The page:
Dalton, Thomas (ca. 1450)
The history of this alchemist is veiled in obscurity, but he appears
to have lived about the middle of the fifteenth century.
Since he is mentioned in the Ordinall of Alchimy by Thomas
Norton, who died in 1477, it is likely that he studied alchemy
with, or at least was friends with, Norton.
Dalton was a churchman, resident at an abbey in Gloucester,
and it is believed that he was once brought before King Edward
IV, and charged with the secret practice of magic, in those days
a capital crime. His accuser was one Debois, to whom Dalton
had at one time been chaplain; Debois affirmed on oath that
he had seen the alchemist create a thousand pounds of pure
gold in a day. Dalton reminded his accuser that he had sworn
never to reveal this or any such facts. Debois acknowledged his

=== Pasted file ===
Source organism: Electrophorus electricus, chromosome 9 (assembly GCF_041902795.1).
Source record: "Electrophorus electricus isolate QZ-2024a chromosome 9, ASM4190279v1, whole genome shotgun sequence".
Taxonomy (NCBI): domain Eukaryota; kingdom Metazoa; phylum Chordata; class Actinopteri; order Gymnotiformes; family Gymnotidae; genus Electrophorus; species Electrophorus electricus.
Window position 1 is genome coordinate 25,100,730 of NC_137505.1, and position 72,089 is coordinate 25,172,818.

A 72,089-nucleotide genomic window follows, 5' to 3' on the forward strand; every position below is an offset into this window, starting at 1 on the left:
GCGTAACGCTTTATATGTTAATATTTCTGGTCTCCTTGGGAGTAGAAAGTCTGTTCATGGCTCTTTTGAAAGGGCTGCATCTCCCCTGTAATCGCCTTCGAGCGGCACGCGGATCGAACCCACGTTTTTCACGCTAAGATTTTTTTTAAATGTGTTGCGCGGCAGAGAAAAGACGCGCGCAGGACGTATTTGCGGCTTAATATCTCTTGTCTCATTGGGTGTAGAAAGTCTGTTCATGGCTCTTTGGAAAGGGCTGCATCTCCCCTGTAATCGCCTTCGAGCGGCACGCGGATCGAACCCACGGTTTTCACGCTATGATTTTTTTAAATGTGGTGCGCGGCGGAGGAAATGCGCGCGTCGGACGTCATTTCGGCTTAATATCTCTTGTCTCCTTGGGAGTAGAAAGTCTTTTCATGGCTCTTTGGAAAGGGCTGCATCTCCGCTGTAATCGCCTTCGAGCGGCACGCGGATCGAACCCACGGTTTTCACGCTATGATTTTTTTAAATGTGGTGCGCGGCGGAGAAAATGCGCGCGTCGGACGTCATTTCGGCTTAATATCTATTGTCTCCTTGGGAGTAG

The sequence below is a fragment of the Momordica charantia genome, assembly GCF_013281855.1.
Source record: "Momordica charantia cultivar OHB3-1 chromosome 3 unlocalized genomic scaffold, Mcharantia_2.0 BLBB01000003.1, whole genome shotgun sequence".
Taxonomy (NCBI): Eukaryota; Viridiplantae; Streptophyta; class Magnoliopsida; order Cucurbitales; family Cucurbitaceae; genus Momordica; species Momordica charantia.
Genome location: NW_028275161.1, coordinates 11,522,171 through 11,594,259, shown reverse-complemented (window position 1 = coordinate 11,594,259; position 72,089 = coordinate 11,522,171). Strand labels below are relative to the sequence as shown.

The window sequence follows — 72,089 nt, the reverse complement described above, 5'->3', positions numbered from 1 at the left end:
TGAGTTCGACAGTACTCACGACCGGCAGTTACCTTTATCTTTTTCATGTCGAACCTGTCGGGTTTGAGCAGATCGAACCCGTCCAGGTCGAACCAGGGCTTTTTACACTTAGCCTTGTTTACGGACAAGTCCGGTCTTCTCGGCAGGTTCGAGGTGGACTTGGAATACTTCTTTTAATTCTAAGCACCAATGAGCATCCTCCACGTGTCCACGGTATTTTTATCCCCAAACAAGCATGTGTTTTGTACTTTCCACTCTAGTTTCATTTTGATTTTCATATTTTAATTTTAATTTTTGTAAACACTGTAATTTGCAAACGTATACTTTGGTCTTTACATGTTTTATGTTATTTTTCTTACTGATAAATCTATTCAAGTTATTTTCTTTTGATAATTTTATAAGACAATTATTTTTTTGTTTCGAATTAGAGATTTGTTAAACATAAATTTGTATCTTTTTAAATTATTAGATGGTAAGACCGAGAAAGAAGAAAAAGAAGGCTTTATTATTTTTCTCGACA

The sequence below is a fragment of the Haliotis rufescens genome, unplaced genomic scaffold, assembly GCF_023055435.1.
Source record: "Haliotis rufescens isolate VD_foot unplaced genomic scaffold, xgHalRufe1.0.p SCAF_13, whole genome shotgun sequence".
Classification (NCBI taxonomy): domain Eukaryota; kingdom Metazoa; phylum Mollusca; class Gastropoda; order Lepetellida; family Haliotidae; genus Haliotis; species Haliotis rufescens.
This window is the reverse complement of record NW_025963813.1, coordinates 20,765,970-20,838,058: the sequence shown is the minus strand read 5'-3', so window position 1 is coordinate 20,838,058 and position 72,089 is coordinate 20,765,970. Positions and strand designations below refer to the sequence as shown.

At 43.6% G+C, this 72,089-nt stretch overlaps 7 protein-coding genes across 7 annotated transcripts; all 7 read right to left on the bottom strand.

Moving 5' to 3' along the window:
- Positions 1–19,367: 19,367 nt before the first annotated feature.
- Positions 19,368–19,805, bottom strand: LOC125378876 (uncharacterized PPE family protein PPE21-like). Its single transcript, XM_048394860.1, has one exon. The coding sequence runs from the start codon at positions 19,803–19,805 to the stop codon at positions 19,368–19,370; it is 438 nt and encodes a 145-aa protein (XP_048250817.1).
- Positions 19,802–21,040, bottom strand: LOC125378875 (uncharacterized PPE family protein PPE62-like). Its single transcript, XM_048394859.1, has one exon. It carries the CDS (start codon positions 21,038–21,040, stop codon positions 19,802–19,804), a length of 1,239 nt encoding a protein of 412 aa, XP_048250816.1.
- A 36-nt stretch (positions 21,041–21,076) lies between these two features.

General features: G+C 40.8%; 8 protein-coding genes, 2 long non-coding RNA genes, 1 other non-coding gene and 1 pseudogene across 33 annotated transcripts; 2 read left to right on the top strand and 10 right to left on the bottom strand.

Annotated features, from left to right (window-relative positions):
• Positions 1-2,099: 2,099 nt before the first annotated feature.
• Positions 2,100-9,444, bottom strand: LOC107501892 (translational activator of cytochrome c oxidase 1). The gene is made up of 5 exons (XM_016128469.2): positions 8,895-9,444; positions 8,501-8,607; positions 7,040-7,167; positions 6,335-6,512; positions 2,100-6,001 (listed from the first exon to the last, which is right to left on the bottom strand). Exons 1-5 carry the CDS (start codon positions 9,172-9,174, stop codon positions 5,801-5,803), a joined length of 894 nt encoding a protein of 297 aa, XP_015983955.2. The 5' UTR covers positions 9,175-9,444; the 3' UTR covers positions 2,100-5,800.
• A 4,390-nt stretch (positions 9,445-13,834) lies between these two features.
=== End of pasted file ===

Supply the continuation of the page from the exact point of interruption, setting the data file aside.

breach of trust, but added that he was acting for the good of the
The alchemist then addressed the king, telling him that he
had been given the power of projection by a certain canon of
Litchfield, and that since then he had been in such a constant
state of trepidation that he had ultimately destroyed the precious
gift. Edward granted him his freedom, and gave him
money for his journey home.
On his way there he was seized by Thomas Herbert, who had
heard of the accusation brought against the churchman and
was naturally inquisitive. Herbert carried his victim to the castle
of Gloucester, and, incarcerating him there, tried every means
to make him disclose the secret. His efforts were in vain, however,
and Dalton was condemned to death by his persecutor.
When he was brought out to be beheaded in the courtyard
of the castle, he placed his head on the block and cried to God
to receive his soul. He asked the executioner to strike speedily,
but the axe was barely raised when Herbert sprang forward to
avert it, declaring that he dared not shed innocent blood. The
projected execution was no more than a plot conceived by Herbert
to make the alchemist confess all when his life was at stake.
Since the plan failed, Dalton was allowed to go free. He returned
to his abbey in Gloucestershire and lived quietly for the
rest of his days.